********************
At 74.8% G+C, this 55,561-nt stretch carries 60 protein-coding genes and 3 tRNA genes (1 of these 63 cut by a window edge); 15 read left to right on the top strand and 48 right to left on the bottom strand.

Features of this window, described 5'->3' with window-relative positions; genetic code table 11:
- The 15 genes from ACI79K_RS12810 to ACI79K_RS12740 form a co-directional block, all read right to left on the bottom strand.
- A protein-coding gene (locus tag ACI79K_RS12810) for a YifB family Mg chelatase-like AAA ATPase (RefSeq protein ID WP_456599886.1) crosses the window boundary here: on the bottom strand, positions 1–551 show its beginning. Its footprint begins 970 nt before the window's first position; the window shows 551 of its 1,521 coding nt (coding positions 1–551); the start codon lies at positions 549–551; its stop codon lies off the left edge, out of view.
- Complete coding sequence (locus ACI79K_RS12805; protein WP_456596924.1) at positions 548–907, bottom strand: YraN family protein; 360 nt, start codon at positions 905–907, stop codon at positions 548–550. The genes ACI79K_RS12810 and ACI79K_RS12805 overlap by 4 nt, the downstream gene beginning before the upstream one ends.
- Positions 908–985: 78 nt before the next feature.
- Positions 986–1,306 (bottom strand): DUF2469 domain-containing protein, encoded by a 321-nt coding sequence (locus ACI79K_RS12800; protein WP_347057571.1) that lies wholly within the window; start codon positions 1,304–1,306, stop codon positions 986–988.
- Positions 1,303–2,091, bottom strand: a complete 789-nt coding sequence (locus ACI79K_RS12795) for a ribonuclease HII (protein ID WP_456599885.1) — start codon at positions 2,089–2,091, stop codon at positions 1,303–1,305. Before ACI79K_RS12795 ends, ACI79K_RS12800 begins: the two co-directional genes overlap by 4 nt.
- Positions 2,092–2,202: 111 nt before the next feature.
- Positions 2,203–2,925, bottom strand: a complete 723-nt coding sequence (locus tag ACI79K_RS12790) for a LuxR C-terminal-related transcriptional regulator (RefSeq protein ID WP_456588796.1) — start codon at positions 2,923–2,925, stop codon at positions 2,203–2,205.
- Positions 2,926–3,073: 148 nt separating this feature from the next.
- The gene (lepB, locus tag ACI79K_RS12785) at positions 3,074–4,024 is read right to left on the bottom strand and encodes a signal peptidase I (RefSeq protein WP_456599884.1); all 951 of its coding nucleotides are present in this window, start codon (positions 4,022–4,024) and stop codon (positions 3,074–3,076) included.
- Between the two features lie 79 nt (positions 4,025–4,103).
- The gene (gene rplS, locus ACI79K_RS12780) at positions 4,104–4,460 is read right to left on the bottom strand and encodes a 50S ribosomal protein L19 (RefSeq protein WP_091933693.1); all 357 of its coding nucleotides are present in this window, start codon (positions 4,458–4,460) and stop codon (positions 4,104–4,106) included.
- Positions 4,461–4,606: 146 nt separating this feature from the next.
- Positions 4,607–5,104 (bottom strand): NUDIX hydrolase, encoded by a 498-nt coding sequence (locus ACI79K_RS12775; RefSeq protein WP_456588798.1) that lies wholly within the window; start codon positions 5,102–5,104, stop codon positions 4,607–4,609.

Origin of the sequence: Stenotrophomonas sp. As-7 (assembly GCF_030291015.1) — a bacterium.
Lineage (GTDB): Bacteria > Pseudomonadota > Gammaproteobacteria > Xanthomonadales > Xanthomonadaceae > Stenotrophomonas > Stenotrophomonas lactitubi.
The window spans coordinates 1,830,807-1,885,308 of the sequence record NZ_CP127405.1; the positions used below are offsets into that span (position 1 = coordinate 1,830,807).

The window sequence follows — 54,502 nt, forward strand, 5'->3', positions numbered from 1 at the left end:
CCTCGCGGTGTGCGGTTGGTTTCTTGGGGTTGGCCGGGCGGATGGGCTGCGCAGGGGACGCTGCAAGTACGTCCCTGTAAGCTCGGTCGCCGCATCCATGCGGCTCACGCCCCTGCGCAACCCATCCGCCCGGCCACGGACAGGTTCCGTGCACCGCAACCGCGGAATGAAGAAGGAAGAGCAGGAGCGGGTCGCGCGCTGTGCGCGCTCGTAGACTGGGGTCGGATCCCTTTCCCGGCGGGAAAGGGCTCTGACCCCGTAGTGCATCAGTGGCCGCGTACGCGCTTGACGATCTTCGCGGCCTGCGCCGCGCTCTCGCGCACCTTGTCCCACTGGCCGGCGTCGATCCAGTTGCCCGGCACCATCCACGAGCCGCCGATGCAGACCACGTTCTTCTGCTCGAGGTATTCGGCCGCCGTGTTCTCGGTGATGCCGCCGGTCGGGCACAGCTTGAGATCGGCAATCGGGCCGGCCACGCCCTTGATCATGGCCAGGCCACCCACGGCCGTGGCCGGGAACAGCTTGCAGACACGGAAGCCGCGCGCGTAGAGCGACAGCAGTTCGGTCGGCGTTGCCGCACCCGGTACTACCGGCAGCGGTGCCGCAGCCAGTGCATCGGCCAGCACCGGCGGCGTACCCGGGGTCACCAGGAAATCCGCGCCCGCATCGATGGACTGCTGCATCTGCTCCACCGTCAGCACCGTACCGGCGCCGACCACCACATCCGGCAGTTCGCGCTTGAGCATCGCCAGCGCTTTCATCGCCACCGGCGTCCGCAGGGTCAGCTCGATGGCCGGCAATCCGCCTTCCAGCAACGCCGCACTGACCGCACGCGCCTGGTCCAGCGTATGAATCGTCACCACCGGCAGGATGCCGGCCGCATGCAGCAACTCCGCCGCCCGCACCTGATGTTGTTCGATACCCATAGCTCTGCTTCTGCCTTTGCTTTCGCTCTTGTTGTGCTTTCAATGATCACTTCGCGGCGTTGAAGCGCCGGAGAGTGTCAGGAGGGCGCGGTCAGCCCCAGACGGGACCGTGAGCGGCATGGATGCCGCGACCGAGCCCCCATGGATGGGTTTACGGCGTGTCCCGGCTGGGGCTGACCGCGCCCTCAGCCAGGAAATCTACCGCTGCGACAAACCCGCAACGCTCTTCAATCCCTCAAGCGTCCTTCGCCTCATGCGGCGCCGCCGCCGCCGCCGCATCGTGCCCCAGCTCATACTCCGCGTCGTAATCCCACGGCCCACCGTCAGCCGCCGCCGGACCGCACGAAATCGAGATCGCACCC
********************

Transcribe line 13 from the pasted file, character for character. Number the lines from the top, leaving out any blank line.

- Between the two features lie 79 nt (positions 4,025–4,103).